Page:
In fact, the sale is being mirrored nearby with the marketing of the ground under the Trump Plaza at 167 East 61st Street, which has a rent reset in 2024. Eastdil Secured brokers Doug Harmon and Adam Spies have that listing.
The co-op building has a ground lease that runs for another 51 years with the property owner, currently paying about $4.4 million per year. In approximately 10 years, the rent for the ground lease payments will reset. That reset will be based on market values.
|an average of $13,600 per year per family -- ignoring the commercial tenants|
Ground resets typically price the new rent at about 6 percent of the current market value.
Investment sales broker Robert Knakal, chairman of Massey Knakal Realty Services, estimated the value of the land to be at least $1,200 per square foot and up to $1,500 per foot, if the value of the retail is taken into consideration. Knakal is not involved in this property.
At that value, the land with 377,000 square feet of development rights, would be worth $452 million. That could work out to an annual rent payment of $27 million per year, if reset today, according to an analysis by TRD.
|An average of $83,300 per family -- ignoring the commercial tenants|
To help fund the purchase, the group obtained a $180 million loan from Natixis Capital Markets in a deal arranged by Drew Anderman, a senior managing director at the mortgage brokerage firm Meridian Capital Group, insiders familiar with the deal said.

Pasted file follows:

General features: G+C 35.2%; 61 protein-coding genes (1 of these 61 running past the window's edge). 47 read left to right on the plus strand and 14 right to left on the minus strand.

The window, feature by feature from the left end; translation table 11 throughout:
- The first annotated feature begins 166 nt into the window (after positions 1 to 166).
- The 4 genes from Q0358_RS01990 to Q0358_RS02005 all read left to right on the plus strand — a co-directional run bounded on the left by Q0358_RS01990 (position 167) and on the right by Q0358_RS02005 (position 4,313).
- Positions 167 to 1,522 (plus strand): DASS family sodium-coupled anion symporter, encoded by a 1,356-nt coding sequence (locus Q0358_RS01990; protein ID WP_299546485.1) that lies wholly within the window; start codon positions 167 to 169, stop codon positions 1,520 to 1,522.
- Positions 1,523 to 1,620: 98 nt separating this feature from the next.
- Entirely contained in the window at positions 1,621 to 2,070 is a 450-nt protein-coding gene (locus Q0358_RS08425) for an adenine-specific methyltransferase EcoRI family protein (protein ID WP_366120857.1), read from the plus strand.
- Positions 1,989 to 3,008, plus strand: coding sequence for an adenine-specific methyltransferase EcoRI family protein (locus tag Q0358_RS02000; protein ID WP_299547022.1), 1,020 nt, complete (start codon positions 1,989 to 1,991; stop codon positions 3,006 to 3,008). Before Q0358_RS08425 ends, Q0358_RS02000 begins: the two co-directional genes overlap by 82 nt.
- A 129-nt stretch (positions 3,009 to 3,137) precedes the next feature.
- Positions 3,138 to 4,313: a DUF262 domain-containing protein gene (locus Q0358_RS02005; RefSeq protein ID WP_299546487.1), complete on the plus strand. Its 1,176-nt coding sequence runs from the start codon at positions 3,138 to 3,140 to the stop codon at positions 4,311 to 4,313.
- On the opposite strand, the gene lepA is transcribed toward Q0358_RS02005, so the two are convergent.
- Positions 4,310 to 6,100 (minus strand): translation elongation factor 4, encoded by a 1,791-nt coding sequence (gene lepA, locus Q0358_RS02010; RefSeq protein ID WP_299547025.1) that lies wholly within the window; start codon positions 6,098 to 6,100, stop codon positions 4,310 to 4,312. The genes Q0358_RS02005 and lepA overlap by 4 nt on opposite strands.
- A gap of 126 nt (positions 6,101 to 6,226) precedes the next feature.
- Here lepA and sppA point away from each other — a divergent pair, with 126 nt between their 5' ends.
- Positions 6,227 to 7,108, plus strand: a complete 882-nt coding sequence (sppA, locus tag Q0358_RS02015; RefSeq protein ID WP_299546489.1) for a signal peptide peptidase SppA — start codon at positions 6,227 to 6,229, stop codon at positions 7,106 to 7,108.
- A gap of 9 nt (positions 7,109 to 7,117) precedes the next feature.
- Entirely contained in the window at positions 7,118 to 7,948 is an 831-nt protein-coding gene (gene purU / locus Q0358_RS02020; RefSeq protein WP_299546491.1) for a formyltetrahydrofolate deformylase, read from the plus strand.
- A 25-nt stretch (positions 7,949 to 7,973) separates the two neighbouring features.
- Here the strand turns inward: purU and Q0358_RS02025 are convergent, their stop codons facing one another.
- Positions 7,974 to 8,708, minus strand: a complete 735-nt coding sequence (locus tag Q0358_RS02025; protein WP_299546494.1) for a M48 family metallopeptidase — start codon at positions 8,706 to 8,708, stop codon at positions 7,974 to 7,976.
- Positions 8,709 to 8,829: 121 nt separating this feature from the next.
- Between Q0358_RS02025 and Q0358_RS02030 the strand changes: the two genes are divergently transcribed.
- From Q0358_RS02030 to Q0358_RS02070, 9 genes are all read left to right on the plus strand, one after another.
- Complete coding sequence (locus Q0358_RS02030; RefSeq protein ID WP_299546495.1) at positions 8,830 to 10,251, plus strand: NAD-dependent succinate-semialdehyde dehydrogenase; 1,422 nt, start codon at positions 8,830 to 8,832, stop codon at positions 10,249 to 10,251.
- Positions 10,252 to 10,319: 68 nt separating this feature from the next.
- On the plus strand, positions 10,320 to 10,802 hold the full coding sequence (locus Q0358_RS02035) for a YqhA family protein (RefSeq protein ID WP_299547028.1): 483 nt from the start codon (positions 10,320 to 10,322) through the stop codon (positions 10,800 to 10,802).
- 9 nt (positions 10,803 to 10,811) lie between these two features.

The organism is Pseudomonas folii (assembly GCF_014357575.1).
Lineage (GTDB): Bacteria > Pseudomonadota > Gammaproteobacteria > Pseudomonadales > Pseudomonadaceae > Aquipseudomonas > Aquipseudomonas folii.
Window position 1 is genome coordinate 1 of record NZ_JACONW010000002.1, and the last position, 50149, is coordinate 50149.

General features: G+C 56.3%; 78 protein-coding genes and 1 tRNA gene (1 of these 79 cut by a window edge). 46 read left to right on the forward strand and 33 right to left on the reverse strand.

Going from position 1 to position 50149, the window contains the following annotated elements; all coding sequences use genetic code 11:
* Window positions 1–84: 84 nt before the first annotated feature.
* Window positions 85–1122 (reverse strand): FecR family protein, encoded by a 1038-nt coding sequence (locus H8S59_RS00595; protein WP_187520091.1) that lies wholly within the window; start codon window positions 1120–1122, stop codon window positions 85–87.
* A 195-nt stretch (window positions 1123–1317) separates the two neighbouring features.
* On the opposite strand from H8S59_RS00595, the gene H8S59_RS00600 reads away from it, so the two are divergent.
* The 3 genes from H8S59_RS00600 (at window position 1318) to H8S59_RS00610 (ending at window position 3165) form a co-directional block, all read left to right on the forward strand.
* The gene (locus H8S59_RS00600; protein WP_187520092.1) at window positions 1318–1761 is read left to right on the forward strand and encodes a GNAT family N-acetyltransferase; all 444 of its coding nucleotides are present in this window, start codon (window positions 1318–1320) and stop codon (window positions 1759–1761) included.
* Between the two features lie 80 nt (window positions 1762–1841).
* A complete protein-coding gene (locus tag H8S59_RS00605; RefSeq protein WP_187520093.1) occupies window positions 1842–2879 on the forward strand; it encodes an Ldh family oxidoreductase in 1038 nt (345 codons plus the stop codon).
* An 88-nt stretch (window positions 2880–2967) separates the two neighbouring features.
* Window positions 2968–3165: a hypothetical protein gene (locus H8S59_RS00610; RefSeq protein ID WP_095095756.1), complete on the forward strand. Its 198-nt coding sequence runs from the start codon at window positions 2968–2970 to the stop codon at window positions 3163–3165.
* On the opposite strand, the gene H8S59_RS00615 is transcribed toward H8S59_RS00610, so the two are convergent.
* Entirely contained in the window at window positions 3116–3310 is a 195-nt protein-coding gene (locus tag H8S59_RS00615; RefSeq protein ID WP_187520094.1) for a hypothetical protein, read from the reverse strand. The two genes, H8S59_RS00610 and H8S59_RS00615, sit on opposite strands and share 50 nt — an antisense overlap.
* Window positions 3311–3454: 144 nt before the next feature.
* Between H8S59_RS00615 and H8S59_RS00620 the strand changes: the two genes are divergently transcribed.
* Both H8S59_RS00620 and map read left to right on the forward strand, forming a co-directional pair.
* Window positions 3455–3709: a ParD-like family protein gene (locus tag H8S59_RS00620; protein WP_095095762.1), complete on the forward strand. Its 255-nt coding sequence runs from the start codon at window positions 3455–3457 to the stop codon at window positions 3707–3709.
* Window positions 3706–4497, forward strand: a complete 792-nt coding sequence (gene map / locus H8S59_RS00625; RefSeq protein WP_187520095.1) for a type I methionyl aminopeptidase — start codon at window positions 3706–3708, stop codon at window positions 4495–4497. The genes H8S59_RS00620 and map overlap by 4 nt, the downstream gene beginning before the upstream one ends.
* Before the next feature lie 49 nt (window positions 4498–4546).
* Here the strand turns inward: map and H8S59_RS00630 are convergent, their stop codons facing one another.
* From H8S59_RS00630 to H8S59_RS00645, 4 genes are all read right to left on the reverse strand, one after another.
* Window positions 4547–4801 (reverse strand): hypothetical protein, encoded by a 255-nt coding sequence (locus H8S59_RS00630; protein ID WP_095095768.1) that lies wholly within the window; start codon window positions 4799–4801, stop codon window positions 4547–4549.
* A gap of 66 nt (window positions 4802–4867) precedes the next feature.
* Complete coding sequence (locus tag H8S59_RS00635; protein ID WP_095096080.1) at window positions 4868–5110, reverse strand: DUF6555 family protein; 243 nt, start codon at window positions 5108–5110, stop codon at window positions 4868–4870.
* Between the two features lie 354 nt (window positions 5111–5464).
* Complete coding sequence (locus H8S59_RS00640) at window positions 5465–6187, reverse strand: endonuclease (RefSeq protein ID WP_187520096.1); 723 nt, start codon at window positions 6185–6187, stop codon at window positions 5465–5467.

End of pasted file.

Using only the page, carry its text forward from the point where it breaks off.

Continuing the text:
Posted on November 09, 2014 at 08:50 PM in a Manhattan acre, absentee ownership, all benefits go to landholder , better cities, cui bono?, financing services, income concentration, inherited wealth, land rent, land share of real estate value, land value created by community, leased land, Natural Public Revenue, NYS Property Tax Reform, Occupy Wall Street's values, popular ignorance of land economics, property tax, reaping what others sow, taxation, urban land value, wealth distribution or concentration | Permalink | Comments (0)
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At a conference Friday at Yale University in honor of newly minted Nobel laureate Robert Shiller, economist Karl Case of Wellesley College paid tribute to his long-time research partner with an original poem on the lessons of the real-estate bubble and its aftermath. In the 1980s, after many years of research, Case and Shiller together created what are now known as the S&P/Case-Shiller residential real-estate price indexes—the measures that led Shiller, in 2005 through 2007, to predict that home prices would collapse.